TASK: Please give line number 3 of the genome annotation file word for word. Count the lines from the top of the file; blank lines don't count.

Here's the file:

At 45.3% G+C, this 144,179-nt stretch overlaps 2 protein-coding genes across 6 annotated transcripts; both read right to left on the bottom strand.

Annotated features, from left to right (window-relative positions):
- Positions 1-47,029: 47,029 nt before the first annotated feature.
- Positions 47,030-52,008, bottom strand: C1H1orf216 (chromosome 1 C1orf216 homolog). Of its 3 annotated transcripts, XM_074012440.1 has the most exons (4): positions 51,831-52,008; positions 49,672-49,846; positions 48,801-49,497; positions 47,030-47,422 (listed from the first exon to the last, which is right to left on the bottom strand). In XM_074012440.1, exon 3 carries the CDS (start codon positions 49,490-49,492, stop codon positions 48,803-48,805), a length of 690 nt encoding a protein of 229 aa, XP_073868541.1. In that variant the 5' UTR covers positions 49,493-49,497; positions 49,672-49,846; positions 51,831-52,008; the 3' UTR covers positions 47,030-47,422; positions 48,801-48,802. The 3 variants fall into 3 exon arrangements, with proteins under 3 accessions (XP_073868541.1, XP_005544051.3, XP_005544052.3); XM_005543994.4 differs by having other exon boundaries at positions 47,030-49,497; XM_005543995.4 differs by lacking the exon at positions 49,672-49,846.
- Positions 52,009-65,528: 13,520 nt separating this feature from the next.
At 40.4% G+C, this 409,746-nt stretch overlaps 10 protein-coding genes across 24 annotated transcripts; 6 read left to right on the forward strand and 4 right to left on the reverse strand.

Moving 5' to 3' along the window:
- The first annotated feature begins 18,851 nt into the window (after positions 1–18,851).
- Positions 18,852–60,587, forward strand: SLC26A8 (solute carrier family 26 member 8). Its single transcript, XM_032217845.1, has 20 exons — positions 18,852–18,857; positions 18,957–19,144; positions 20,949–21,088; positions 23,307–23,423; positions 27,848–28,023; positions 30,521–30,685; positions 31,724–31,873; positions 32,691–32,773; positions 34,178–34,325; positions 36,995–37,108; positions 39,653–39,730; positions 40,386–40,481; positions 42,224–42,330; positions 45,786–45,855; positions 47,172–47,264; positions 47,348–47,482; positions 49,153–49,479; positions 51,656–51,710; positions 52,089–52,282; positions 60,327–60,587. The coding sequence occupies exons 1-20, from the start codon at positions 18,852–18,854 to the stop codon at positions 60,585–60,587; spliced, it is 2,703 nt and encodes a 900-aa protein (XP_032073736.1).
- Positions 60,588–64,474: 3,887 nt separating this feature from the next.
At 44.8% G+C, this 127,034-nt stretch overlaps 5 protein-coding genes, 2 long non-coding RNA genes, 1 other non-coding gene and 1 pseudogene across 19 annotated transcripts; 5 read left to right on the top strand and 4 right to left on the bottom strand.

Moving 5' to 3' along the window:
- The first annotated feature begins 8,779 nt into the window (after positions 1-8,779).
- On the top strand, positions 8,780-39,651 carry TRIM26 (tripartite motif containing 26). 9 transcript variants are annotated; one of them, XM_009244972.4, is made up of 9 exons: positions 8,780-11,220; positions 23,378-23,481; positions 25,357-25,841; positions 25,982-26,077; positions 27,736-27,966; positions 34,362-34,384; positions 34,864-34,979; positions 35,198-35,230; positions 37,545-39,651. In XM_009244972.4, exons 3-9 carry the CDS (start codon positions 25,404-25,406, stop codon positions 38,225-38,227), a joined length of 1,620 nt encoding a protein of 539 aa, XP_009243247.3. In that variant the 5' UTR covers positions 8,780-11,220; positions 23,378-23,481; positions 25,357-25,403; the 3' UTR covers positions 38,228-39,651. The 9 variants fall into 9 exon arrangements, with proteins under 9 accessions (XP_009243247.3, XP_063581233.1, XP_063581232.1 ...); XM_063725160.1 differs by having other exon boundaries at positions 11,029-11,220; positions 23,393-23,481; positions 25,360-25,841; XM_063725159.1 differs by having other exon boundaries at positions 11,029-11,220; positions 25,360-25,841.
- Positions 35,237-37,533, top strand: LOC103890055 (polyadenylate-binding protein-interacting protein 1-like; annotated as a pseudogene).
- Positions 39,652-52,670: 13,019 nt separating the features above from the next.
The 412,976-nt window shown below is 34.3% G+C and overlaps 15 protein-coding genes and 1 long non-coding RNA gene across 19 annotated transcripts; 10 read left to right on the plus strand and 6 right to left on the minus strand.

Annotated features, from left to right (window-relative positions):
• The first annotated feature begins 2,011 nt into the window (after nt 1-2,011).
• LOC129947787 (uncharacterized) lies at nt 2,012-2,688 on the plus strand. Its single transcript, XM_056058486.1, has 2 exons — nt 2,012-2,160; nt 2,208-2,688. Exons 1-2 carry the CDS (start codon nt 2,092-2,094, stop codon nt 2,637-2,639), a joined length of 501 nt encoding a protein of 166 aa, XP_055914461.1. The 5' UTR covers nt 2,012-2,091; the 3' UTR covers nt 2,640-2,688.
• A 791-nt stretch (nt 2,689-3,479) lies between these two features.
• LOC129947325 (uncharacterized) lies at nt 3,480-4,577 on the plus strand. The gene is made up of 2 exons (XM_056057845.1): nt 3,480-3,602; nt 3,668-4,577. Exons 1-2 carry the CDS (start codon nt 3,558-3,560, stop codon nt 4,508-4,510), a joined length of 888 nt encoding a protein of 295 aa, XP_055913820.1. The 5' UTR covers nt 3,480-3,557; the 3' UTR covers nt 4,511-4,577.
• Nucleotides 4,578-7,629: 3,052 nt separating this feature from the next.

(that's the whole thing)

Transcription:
- Positions 1-47,029: 47,029 nt before the first annotated feature.